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Why Fundraisers change jobs

  • Frustrated by work environment: 46%
  • Lack of recognition: 36%
  • Unsupportive environment: 29%
  • Unrealistic expectations: 28%
  • Personality conflicts: 18%
  • Values not same as organization’s: 14%

Source: AFP/CPRN Survey of Fundraisers, 2002

8 steps to keeping the employees you want to keep

1. Create a commitment to retention
President/CEO sees retention as a priority; retention process integrated into organization’s mission & values; every manager must buy in

2. Make retention a systemic initiative and a part of every manager’s job
Develop clear, measurable guidelines; use a balanced scorecard approach; include a line in supervisor’s job description; hold managers responsible to regularly review potential employee problems; start at hiring cycle

3. Provide defined personal growth opportunities
Includes challenges and opportunity for growth, cross-training that enables individuals to learn within job and education opportunities by teaching others

4. Involve people in an enterprise greater than themselves
Help employees build something great; managers must inspire employees to be their best

5. Make rewards competitive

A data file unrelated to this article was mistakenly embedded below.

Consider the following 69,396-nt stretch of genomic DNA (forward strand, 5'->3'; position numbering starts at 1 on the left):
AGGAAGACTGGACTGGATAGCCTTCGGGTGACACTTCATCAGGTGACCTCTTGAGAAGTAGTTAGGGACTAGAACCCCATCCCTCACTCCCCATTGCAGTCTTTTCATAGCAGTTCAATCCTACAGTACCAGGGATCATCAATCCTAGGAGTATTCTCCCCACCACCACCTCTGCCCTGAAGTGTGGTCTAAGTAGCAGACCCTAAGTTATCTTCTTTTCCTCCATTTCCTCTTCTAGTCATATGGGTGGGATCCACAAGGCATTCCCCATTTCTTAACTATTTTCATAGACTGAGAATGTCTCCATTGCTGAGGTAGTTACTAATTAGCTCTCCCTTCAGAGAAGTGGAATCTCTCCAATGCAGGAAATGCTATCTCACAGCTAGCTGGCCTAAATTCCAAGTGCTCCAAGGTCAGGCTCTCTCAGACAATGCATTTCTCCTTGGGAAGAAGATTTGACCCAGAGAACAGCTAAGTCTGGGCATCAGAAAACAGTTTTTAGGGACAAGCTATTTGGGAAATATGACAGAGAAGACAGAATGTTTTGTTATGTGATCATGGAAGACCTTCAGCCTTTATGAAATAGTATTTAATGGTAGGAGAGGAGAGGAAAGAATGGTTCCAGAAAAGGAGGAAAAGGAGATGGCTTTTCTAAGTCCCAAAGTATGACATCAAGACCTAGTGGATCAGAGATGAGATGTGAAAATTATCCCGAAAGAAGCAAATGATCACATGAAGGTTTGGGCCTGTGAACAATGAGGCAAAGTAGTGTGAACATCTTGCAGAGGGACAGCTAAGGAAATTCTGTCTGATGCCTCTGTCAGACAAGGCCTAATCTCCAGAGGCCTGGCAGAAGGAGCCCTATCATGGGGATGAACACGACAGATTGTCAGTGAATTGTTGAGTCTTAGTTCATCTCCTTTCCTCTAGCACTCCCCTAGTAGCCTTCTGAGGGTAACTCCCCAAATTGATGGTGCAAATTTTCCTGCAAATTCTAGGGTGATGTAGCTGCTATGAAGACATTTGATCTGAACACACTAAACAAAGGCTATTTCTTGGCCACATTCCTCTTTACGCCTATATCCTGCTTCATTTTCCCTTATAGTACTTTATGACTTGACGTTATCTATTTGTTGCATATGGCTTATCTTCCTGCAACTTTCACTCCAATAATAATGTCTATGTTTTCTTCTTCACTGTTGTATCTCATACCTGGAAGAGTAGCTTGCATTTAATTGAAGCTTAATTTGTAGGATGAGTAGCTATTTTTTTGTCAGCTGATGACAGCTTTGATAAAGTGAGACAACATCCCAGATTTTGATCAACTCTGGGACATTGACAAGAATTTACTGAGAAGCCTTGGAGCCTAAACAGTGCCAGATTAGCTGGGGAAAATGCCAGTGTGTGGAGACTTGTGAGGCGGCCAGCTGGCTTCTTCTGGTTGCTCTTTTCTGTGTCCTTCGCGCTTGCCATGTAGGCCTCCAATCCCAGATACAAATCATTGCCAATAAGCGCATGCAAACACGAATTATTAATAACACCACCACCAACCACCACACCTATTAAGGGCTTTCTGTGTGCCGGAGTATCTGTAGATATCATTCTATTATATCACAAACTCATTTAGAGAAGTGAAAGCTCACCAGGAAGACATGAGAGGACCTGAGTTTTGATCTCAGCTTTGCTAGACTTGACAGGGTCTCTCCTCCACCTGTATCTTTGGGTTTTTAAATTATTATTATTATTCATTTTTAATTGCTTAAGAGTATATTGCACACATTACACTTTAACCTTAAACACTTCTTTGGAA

Compensation is viewed as a measurement of value that an organization places on individual as a contributor to organization; pay at least average salary for work in relevant area

6. Demonstrate respect
Listen to people’s ideas; give people your time — don’t manage by e-mail or memo; “walk your talk;” let people know that what they are doing is important

7. Add a dose of fun
Create celebrations and a special event for employees; stop to smell the roses; appoint a “director of fun”

8. Build in differentiators
Differentiate your organization from competition: provide small but important benefits that stand out in minds of employees; show you truly care

From “Tools for Retaining your Top Talent,” a presentation by Jean Crawford to the AHP* Canada Conference, June 2004.
*Association for Healthcare Philanthropy